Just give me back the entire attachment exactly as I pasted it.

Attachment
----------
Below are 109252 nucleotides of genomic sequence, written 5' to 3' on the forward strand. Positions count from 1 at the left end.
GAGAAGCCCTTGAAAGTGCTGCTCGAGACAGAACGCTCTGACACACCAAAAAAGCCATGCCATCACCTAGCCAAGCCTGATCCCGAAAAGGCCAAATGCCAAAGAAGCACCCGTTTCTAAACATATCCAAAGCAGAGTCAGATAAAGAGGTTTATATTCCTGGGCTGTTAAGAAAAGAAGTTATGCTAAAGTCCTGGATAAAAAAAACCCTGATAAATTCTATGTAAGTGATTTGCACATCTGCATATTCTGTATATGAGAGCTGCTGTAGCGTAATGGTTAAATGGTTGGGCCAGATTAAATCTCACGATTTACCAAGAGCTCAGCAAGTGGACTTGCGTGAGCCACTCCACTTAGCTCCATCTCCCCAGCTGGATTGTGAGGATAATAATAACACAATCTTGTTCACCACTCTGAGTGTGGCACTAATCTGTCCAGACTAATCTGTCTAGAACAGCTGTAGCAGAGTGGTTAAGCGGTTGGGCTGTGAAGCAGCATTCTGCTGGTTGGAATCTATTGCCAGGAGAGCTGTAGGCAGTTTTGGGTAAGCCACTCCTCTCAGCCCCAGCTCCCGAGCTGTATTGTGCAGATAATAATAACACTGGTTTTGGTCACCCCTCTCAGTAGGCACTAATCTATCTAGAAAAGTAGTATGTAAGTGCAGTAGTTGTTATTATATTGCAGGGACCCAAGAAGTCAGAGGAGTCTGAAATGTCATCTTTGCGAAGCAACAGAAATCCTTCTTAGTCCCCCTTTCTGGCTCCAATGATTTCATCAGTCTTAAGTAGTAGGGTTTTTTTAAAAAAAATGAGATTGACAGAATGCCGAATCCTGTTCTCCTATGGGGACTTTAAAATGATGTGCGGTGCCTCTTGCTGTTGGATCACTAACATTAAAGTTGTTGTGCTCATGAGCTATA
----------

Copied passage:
Below are 109252 nucleotides of genomic sequence, written 5' to 3' on the forward strand. Positions count from 1 at the left end.
GAGAAGCCCTTGAAAGTGCTGCTCGAGACAGAACGCTCTGACACACCAAAAAAGCCATGCCATCACCTAGCCAAGCCTGATCCCGAAAAGGCCAAATGCCAAAGAAGCACCCGTTTCTAAACATATCCAAAGCAGAGTCAGATAAAGAGGTTTATATTCCTGGGCTGTTAAGAAAAGAAGTTATGCTAAAGTCCTGGATAAAAAAAACCCTGATAAATTCTATGTAAGTGATTTGCACATCTGCATATTCTGTATATGAGAGCTGCTGTAGCGTAATGGTTAAATGGTTGGGCCAGATTAAATCTCACGATTTACCAAGAGCTCAGCAAGTGGACTTGCGTGAGCCACTCCACTTAGCTCCATCTCCCCAGCTGGATTGTGAGGATAATAATAACACAATCTTGTTCACCACTCTGAGTGTGGCACTAATCTGTCCAGACTAATCTGTCTAGAACAGCTGTAGCAGAGTGGTTAAGCGGTTGGGCTGTGAAGCAGCATTCTGCTGGTTGGAATCTATTGCCAGGAGAGCTGTAGGCAGTTTTGGGTAAGCCACTCCTCTCAGCCCCAGCTCCCGAGCTGTATTGTGCAGATAATAATAACACTGGTTTTGGTCACCCCTCTCAGTAGGCACTAATCTATCTAGAAAAGTAGTATGTAAGTGCAGTAGTTGTTATTATATTGCAGGGACCCAAGAAGTCAGAGGAGTCTGAAATGTCATCTTTGCGAAGCAACAGAAATCCTTCTTAGTCCCCCTTTCTGGCTCCAATGATTTCATCAGTCTTAAGTAGTAGGGTTTTTTTAAAAAAAATGAGATTGACAGAATGCCGAATCCTGTTCTCCTATGGGGACTTTAAAATGATGTGCGGTGCCTCTTGCTGTTGGATCACTAACATTAAAGTTGTTGTGCTCATGAGCTATA